Past posting: btw: While perusing the novel I also discovered that the nocturnal bats play an important part in Charles Kinbote’s notes. He compares Gradus to a cross between a bat and a crab, there’s a reference to a painting by Aunt Maud with a bat and a lot more.// In sum, what was really VN’s opinion about Shade’s choice to employ heroic couplets when this is set side by side with what is known about the translations of the Odyssey by Pope and Keats, and his theories about translation?


A correction! (And my excuses for returning to the same subject with such a short interval).

I wrote “translations of the Odyssey by Pope and Keats” but, of course, I meant to write “Pope and Chapman” while I was conjecturing about Keats’ enthusiasm with the latter, in contrast with VN’s theories about translation - plus the references made to both Chapman and Pope in “Pale Fire”.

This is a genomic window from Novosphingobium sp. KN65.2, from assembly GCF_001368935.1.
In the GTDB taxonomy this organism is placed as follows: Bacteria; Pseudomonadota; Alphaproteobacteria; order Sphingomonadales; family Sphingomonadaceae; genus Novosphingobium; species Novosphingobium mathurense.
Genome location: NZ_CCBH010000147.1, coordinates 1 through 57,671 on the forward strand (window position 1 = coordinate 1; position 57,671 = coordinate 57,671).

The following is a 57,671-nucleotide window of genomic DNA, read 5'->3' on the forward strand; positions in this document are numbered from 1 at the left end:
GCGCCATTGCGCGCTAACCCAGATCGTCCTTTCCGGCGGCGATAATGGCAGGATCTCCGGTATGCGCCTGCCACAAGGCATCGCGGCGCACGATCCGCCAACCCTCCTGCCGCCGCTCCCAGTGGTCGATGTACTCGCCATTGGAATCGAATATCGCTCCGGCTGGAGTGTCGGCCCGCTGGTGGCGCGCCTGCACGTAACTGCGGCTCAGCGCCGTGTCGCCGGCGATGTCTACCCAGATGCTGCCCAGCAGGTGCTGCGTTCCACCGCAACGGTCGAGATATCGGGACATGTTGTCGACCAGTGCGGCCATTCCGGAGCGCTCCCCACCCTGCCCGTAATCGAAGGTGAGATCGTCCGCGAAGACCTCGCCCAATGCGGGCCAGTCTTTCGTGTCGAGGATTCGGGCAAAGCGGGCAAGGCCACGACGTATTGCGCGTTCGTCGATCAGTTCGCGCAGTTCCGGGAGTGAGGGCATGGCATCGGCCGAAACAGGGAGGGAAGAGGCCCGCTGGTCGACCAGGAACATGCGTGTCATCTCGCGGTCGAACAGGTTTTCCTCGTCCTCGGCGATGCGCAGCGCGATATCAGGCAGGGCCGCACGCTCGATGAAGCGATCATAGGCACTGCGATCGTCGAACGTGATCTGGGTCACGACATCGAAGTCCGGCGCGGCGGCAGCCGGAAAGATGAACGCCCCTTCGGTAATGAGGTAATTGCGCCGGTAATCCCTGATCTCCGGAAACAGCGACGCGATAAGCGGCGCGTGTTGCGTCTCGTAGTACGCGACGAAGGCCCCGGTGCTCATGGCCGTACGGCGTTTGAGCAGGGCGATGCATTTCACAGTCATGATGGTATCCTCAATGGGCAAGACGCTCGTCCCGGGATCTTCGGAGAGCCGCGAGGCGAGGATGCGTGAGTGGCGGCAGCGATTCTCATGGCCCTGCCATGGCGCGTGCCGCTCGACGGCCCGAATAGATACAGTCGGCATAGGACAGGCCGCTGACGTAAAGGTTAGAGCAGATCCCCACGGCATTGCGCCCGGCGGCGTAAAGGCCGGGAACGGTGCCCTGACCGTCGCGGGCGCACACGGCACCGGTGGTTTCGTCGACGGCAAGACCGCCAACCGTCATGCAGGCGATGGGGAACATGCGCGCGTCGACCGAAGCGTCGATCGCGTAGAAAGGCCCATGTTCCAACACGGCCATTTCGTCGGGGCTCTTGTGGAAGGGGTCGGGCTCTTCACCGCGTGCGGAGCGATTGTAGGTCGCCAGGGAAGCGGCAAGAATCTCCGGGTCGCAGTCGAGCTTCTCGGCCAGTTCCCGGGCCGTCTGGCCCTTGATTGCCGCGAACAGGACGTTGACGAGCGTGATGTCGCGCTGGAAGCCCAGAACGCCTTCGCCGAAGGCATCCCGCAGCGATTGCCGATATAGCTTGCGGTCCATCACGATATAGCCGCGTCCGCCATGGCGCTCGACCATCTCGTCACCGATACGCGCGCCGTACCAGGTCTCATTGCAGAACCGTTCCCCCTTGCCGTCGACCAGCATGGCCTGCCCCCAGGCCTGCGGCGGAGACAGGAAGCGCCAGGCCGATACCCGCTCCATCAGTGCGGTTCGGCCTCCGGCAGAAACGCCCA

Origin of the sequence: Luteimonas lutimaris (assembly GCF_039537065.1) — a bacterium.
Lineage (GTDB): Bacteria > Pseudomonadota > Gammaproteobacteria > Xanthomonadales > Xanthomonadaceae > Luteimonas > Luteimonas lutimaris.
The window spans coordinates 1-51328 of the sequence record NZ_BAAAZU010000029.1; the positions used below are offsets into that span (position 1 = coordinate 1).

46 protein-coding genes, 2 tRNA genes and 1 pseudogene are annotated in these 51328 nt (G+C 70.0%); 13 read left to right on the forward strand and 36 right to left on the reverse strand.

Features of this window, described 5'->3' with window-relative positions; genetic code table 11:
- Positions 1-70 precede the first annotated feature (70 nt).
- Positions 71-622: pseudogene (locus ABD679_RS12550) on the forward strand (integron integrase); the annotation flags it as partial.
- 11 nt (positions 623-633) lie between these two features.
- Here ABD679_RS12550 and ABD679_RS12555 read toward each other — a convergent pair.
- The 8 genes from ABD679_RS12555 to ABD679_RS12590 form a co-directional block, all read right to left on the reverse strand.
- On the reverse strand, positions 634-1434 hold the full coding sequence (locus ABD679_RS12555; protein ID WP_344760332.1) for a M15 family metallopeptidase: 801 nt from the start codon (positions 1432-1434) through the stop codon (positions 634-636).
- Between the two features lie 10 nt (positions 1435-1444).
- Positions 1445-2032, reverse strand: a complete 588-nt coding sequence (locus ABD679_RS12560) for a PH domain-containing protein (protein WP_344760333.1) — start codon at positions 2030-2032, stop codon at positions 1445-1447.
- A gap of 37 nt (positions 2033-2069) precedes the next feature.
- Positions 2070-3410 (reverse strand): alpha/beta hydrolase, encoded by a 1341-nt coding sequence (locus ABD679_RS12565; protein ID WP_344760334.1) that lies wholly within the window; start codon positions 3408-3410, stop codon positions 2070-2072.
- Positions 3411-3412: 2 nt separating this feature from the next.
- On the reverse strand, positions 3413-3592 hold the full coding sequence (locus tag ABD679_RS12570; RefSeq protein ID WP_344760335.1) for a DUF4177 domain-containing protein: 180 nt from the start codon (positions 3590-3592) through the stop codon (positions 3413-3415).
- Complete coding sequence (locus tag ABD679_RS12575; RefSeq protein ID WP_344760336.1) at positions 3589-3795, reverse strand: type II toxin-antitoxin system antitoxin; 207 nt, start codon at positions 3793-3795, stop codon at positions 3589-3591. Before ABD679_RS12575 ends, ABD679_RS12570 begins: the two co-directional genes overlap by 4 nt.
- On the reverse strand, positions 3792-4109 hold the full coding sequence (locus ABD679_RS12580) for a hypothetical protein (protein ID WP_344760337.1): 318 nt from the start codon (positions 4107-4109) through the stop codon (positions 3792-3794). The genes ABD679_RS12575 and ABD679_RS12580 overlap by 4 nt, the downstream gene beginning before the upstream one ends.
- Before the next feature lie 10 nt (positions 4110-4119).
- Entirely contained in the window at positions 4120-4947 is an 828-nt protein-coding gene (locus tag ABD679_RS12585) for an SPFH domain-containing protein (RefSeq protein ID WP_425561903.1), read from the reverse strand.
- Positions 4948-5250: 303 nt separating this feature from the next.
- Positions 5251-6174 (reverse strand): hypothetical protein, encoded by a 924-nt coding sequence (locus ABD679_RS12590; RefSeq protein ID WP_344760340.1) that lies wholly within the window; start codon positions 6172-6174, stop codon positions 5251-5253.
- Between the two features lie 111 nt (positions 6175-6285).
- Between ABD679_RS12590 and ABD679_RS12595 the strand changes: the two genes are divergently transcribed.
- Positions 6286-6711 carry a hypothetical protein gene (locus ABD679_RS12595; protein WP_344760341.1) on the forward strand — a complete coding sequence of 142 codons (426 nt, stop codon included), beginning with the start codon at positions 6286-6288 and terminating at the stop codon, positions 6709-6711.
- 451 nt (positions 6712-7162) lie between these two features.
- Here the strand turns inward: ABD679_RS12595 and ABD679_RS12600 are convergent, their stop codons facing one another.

By avoiding the repetition of “Homer” (with its particular meaning of “home” in the English language) I substituted his translation by “the Odyssey” - but I left the “Iliad” out. Sorry.


PS: After discovering the unexpected recurrence of “bats” in PF I remembered them in “Spring in Fialta” : “ "Look here—what if I love you?" Nina glanced at me, I repeated those words, I wanted to add... but something like a bat passed swiftly across her face, a quick, queer, almost ugly expression, and she, who would utter coarse words with perfect simplicity, became embarrassed; I also felt awkward.... "Never mind, I was only joking," I hastened to say, lightly encircling her waist.”


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